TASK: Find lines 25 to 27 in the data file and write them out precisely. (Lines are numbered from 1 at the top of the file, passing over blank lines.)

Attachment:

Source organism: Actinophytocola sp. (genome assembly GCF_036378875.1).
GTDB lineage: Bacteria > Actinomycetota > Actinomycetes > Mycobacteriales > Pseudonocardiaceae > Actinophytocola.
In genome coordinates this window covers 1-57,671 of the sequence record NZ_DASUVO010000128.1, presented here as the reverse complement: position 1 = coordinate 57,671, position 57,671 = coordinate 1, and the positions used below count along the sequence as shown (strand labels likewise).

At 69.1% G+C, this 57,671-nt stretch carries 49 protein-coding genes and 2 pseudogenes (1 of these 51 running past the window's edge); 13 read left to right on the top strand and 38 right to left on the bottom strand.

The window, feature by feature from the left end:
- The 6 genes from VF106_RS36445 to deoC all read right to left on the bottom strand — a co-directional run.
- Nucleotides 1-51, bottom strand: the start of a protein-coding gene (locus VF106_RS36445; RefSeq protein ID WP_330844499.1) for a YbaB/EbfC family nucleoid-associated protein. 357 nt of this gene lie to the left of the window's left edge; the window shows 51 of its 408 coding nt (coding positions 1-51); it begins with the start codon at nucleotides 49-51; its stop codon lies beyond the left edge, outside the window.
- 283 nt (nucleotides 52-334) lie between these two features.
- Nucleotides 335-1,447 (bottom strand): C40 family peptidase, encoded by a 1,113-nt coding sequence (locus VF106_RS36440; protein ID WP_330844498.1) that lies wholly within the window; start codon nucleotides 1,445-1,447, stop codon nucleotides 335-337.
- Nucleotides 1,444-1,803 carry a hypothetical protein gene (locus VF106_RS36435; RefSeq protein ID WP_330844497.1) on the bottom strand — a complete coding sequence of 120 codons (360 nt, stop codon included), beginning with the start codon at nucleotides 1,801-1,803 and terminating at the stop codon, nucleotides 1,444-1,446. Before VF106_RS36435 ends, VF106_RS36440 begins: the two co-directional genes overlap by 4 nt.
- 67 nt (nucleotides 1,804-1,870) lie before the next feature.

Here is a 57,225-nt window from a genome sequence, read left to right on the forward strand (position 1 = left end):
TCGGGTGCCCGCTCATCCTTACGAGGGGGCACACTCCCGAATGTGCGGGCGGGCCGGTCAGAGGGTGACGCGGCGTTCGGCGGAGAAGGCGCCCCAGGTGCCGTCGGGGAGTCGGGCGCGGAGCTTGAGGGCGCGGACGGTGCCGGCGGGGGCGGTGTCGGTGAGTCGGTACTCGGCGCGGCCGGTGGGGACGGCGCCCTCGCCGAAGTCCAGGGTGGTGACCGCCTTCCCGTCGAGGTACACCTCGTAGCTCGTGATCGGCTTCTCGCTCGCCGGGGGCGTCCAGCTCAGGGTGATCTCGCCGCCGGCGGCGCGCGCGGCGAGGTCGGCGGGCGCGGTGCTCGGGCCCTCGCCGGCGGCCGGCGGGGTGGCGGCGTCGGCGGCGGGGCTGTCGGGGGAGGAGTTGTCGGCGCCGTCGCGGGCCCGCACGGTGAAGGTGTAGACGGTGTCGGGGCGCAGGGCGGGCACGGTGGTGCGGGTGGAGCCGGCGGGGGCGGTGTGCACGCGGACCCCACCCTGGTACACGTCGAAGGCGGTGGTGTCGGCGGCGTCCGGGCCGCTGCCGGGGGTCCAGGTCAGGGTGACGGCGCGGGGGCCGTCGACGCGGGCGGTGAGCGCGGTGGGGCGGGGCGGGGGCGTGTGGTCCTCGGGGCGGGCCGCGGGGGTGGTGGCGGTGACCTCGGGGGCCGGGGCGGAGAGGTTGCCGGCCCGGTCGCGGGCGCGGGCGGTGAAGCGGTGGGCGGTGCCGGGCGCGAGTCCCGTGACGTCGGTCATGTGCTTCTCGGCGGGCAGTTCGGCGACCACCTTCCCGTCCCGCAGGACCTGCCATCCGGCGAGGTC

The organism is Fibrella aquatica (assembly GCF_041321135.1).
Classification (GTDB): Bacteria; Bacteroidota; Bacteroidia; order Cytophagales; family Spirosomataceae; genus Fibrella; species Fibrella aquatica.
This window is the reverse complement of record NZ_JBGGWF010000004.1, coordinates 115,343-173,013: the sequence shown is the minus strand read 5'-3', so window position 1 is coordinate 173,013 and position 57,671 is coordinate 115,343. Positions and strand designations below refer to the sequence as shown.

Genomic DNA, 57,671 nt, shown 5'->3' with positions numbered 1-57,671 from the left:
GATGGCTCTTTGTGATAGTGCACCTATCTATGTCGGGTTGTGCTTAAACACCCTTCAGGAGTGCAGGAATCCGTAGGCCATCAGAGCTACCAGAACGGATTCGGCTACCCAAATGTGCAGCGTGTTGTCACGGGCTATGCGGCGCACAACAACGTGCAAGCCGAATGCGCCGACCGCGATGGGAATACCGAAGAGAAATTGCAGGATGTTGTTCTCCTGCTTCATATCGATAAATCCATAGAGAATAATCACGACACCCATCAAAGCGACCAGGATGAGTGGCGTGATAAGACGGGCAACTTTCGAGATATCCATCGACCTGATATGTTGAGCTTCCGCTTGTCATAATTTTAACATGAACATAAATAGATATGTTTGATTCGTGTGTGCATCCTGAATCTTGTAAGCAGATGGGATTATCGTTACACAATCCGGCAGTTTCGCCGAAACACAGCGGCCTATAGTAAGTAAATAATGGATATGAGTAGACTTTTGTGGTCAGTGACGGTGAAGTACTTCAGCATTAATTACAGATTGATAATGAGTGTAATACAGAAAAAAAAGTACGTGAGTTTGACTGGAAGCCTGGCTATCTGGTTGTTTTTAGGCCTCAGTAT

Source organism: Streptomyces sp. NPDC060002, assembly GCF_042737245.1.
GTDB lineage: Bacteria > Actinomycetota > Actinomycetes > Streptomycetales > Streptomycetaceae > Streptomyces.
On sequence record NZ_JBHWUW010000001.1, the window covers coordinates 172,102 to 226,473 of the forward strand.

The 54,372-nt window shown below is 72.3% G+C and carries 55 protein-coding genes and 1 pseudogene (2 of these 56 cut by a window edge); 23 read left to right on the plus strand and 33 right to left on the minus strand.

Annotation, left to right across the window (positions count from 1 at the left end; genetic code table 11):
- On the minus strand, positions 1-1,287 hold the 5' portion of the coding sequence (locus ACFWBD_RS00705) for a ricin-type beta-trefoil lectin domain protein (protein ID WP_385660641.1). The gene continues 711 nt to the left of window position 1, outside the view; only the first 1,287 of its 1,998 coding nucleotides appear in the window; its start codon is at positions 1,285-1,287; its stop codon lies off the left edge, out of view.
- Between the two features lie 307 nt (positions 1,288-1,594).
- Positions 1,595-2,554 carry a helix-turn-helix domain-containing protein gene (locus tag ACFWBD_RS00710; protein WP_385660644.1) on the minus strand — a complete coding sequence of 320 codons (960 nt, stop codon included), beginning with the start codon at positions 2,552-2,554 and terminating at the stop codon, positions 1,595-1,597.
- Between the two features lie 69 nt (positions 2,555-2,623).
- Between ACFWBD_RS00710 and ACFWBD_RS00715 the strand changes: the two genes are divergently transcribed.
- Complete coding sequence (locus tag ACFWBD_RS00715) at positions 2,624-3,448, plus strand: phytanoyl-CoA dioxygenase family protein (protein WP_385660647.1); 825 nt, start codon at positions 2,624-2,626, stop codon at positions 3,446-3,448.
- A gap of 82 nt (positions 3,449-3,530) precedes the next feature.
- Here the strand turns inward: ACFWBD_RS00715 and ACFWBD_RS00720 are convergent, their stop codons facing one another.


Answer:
- Between the two features lie 307 nt (positions 1,288-1,594).
- Positions 1,595-2,554 carry a helix-turn-helix domain-containing protein gene (locus tag ACFWBD_RS00710; protein WP_385660644.1) on the minus strand — a complete coding sequence of 320 codons (960 nt, stop codon included), beginning with the start codon at positions 2,552-2,554 and terminating at the stop codon, positions 1,595-1,597.
- Between the two features lie 69 nt (positions 2,555-2,623).